I recently came across a situation where every bit of problem is attributed to the technology. It started with the criticism that the problems we have are all due to groovy and then matured to grails.
- The latest entrant into this club is the JUnit 4. There was a issue when we run a grails test suite, one of the integration tests failed. It turned out that the mocking in one of the unit tests were wrong and that left few entries in the database.
A mocked unit test leaving entries in the DB.
Thats the same surprise, i too had. This led us to quoting that Junit 4 is having issues.
I never believed on that and on further investigating, it turned out that when we run the grails unit and integration test together:
- The test classes are loaded and mocked.
- The unit test added rows of the mock class.
- Since the classes are loaded in common for both (some part of it is custom), the mocked class was the same that the integration test also used.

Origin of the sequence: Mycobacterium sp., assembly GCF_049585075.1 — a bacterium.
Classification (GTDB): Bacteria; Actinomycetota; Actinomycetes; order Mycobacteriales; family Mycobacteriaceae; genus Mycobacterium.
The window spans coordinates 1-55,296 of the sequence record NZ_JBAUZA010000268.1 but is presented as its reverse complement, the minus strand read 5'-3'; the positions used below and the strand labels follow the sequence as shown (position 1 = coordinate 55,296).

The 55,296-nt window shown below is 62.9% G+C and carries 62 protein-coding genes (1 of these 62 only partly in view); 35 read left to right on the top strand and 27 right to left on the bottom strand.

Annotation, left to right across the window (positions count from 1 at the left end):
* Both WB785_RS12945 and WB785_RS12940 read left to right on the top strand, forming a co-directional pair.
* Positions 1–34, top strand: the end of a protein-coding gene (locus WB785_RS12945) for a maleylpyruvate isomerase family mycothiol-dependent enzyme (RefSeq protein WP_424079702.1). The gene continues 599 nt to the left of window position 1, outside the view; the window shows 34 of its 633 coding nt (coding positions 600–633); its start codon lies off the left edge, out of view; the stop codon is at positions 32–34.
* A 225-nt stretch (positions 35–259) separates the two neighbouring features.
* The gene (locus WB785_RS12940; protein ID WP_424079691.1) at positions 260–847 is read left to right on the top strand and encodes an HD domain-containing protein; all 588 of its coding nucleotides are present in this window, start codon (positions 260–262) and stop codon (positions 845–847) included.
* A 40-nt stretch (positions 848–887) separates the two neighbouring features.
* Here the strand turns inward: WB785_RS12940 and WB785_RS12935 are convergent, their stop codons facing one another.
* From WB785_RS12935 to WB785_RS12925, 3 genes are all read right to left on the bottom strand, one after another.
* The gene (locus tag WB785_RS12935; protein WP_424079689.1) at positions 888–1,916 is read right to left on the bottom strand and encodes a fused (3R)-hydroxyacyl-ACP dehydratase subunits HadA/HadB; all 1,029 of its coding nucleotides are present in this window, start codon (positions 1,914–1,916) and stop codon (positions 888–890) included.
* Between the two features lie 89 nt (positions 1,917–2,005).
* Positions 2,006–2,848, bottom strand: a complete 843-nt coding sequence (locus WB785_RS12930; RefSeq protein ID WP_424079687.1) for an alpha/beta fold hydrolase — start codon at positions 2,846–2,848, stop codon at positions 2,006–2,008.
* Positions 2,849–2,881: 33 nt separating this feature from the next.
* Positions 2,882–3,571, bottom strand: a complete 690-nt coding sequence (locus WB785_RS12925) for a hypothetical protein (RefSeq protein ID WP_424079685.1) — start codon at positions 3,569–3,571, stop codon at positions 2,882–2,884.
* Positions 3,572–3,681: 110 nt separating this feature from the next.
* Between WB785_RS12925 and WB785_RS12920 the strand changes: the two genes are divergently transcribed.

That was the reason that there were so called records left behind in the DB. Actually it never went to the DB itself.
So what made that to be cleared off when we moved to Junit 3 back. Grails adds a metaclass to the GroovySystem.metaClassRegistry when mockDomain, mock… methods are called for the corresponding class. These metaClasses are by default cleared by the tearDown method in the GrailsUnitTestCase.
So when we take up the data setup in Junit 4, we also are given the responsibility of clearing the data back, which can be achieved by a simple call to the GroovySystem.metaClassRegistry clear or the original tearDown call itself.
Ok…. How many times we have been in the same kind of situation and we have just blamed technology for the problems which we introduced…
The problem with this kind of thoughts is:
- Real problem wont be identified
- Different forms of the same problem would occur
- Nothing to learn situations …
In order to effectively address this, We have to move towards a thought process where the problem and its root causes take the centre stage than a opinion that is not backed by data…